05 December, 2013
For years, people have asked me if I've seen any VA medical and mental health services to address any of my issues post-Iraq. I wished, many times, that I had a brochure or info packet for what I've experienced in being rejected as a female combat veteran, and one who experienced a great deal of racial persecution while in the military. I was tired of telling and re-telling my story.
So I took to writing and painting.
In the past eight years, as a result of negative experiences with VA, I used art and writing as my 'pressure valve.' It was a way for me to express myself and say everything I wanted to say and, occasionally, without using any words at all.
In the past year or so, veterans art programs have been popping up almost as fast as Iraq and Afghanistan charities and fronts were emerging in the mid-2000s like mushrooms after a fresh spring rain. At first, it worried me. It concerned me that something so sacred as connecting through creative means - and without the socially-accepted treatment of every mental health woe through a litany of psychotropic medication - just might be exploited.
However, it's incredibly tough to do just that. In the end, when it comes to the creative path, you have to mean what you do and, more often than not, your work speaks for itself. It's far too easy to brand an organization as 'for veterans' or about 'making changes' or 'storming the Hill," and blind the general public into believing you have something beyond a fancy sign - and no inventory.
So far, the collaboration process between other veteran artists like Yvette Pino at Veteran Print Project or Mark Pinto, to name a few, have consisted of incredibly positive experiences. November also brought the opportunity, as seen in the video above, to really shed light on how art affects the soul of combat veterans.
Thanks to the team at Congresswoman Jackie Speier's office and the Commonwealth Club of California, I not only had the opportunity to display my art, but I also was given the space to share my soul.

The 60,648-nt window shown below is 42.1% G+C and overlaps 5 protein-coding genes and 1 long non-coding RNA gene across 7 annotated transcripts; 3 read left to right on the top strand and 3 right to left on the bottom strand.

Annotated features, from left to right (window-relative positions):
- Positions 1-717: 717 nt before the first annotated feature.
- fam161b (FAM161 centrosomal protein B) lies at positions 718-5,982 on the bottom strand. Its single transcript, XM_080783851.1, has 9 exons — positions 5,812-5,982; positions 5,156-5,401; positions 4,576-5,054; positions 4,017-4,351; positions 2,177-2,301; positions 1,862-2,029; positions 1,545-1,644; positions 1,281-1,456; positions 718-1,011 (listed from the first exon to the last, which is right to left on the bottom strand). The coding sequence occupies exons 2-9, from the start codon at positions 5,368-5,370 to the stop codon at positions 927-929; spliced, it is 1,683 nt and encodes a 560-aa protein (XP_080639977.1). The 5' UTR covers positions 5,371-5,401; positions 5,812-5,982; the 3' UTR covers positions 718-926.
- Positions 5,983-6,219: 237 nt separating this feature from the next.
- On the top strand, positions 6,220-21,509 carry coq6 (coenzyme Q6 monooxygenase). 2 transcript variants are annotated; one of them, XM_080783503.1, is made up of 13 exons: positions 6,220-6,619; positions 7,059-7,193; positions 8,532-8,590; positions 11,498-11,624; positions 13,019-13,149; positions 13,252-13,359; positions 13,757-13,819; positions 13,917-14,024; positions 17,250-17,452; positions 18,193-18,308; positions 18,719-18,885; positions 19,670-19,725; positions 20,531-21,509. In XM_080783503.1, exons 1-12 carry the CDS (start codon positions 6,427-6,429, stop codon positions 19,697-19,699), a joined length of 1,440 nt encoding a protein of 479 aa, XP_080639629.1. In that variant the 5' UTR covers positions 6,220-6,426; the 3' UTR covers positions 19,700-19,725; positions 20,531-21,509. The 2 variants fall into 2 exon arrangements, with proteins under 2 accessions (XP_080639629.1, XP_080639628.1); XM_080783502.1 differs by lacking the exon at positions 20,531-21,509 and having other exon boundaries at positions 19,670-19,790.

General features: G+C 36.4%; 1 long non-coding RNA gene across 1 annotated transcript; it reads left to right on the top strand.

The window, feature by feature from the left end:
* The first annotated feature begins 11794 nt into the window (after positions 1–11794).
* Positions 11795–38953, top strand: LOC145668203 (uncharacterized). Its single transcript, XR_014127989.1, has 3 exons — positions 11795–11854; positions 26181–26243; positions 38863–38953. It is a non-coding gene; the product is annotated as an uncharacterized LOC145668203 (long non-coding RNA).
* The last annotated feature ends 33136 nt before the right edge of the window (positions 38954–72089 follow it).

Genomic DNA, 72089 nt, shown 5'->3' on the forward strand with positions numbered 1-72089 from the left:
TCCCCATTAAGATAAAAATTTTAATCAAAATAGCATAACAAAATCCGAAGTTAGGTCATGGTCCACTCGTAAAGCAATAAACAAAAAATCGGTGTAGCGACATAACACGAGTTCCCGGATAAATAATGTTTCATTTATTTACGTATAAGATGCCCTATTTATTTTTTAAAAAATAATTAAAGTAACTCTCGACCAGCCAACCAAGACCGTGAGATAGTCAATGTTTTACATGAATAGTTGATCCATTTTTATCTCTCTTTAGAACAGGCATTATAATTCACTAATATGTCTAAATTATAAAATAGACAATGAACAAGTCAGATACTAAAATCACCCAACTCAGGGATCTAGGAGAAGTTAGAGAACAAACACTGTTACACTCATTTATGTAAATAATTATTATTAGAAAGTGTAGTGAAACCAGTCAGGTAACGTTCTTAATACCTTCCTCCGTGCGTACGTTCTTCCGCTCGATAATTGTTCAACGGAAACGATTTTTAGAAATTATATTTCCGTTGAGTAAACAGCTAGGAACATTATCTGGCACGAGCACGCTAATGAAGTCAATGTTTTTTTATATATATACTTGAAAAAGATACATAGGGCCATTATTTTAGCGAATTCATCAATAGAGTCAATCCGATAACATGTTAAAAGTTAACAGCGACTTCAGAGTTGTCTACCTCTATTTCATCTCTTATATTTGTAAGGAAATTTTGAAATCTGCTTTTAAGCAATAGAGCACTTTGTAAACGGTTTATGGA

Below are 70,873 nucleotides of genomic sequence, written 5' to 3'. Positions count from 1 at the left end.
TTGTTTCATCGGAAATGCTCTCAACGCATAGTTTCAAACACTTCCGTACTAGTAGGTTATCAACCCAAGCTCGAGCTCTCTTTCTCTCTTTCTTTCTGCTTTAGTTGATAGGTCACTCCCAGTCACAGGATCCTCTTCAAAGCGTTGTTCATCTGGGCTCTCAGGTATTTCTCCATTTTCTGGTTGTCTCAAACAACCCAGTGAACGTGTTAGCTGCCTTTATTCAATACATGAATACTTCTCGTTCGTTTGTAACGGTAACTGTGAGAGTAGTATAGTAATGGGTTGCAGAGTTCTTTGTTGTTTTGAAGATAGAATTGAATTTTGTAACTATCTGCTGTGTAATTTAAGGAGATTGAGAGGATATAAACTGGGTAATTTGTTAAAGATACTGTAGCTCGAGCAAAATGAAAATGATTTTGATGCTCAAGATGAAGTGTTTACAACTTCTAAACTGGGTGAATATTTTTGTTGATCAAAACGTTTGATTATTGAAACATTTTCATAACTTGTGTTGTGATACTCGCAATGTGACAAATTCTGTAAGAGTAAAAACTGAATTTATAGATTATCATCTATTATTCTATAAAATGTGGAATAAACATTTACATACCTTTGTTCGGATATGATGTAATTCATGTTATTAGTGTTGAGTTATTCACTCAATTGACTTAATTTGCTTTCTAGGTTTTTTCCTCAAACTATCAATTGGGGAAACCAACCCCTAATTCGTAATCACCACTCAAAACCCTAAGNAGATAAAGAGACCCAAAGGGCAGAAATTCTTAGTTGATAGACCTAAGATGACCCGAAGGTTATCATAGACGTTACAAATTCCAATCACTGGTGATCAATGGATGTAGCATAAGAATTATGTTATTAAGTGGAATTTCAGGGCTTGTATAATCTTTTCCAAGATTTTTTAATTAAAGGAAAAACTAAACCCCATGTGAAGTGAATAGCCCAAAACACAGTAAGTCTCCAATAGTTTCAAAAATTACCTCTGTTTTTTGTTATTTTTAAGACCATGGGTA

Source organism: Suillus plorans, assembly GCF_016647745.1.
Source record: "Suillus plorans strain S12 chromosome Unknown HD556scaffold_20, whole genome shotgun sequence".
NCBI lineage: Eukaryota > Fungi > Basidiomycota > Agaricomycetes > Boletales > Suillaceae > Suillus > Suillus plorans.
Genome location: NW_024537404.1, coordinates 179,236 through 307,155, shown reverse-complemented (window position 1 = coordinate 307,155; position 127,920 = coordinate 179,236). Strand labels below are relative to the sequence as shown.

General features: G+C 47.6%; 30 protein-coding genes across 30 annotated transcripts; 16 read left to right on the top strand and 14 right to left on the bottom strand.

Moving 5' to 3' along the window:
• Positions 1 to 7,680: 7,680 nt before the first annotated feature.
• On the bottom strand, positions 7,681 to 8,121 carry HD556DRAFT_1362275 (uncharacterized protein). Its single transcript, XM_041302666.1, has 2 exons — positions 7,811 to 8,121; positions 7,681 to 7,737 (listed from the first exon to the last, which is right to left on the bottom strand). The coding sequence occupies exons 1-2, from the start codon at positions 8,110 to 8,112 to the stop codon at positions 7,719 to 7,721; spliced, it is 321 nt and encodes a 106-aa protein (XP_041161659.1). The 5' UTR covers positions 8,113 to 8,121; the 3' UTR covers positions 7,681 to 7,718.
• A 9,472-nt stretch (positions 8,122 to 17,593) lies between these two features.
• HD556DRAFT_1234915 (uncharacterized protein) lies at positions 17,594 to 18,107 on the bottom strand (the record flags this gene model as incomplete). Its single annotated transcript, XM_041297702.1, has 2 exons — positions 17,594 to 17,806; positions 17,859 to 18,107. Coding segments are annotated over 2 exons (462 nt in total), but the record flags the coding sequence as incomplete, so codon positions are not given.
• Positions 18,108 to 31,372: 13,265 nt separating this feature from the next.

In the end, there were a lot of great questions from the audience for Ari Sonnenberg, Drew Mendelson, and I. To have your work, your anguish, and frustration validated by someone completely unknown to you is a surreal feeling. I explained, in an abridged version of course, the pain I experienced in Iraq which resulted in every copy of "Quixote in Ramadi" selling before I could even make it back to the table in the lobby. Also, not a bad feeling. However, I hope, if anything, that no matter what type of trauma you've experienced or pain that you feel, that you express yourself somehow. Find your pressure valve and make good use of it as a positive coping mechanism. In doing so, you also give permission and space for others to do the same.
For more info on my work, feel free to peruse: www.thedesertwarrior.com
To preview or purchase "Quixote in Ramadi," click here
14 October, 2013
The most devastating feeling one can experience after trauma, whether it's combat or not, is invalidation, apathy. When I returned and was shunned by the VA, I took to art as a positive coping mechanism. While other veterans I knew were on 14 different psychotropic medications prescribed to them by VA, I was using art as a pressure valve - and it worked.
Through art I can say things that are perhaps too painful to verbalize and it's subtle enough to lure people into a message that they perhaps didn't want to hear. Sure, flag-waving and care packages are nice, but no one really wants to hear the ugly truth. But once I have you looking at a painting, I am invoking thought on the subject matter. No matter how much you may disagree with me, I am successful for merely luring you into questioning your own beliefs through an unsuspecting pretty piece of art.